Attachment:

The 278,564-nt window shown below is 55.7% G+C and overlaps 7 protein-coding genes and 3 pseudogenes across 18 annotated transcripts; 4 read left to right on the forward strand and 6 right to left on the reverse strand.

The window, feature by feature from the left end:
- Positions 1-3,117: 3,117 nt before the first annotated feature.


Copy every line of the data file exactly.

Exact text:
The 278,564-nt window shown below is 55.7% G+C and overlaps 7 protein-coding genes and 3 pseudogenes across 18 annotated transcripts; 4 read left to right on the forward strand and 6 right to left on the reverse strand.

The window, feature by feature from the left end:
- Positions 1-3,117: 3,117 nt before the first annotated feature.